Excerpt: 'You or Someone Like You'

You or Someone Like You
By Chandler Burr
Hardcover, 336pages
List Price: $25.99

It is 4:1 8 a.m. when I realize Howard has come home.

I watch his outline in the still, dark bedroom stripping off the trousers of his navy suit, stained with sand and Pacific salt water. After a moment, I ask, Who has the life he wants?

He says nothing, standing in the shadows. I say, Wystan Auden did, one could argue.

Howard cuts in, "We're not fucking talking about Auden, Anne."

I am, I say with a calm I do not at all feel, talking about Auden.

We wait in the dark, in the silence, and I realize Howard is crying, his shoulders shaking beneath his stained, unbuttoned dress shirt, the tie gone, his chin down almost to his hairy chest, bobbing up and down with every sob, his eyes closed, his fists clenched. I am so stunned I cannot move for a moment, this big man in his underwear, crying, but then I jump out of the bed. I take him in my arms. He is large enough that his jerky, rough sobs push me back and forth, as if I was grasping an oak in a storm.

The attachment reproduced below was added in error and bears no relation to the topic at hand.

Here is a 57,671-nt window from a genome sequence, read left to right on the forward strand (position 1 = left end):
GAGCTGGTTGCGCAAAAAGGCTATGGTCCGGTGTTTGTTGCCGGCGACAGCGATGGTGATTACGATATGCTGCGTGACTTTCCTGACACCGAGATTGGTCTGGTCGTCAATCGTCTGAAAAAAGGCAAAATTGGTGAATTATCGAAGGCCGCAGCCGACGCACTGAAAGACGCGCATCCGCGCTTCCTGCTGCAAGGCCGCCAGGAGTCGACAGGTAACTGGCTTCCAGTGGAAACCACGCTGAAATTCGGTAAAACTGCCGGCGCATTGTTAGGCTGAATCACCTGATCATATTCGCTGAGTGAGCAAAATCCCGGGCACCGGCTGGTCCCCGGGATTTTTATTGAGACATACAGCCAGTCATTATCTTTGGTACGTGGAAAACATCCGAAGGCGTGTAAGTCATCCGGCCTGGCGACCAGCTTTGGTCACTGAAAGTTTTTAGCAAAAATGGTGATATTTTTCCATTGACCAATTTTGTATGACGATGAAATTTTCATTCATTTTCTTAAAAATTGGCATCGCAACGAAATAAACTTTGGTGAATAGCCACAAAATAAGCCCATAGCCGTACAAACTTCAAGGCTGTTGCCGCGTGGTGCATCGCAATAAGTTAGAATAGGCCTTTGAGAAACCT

Howard, I say. Howard.

He is wiping his nose on his sleeve. He turns away from me.

"It's bad," he finally says, his back to me.

I retreat the tiniest bit. What do you mean, bad?

"No," he says. "I mean it's really bad. I've thought a lot about it."

He fills his lungs, and he looks out and down over Los Angeles. The fury in his head and the pain that almost cripples him baffle me. He frowns, turns his eyes from L.A., and I watch him riding it out as they wash through him. They push him, shipwrecked, onto some distant mental shore. After a moment he manages to say, "I can't help feeling like I did something wrong."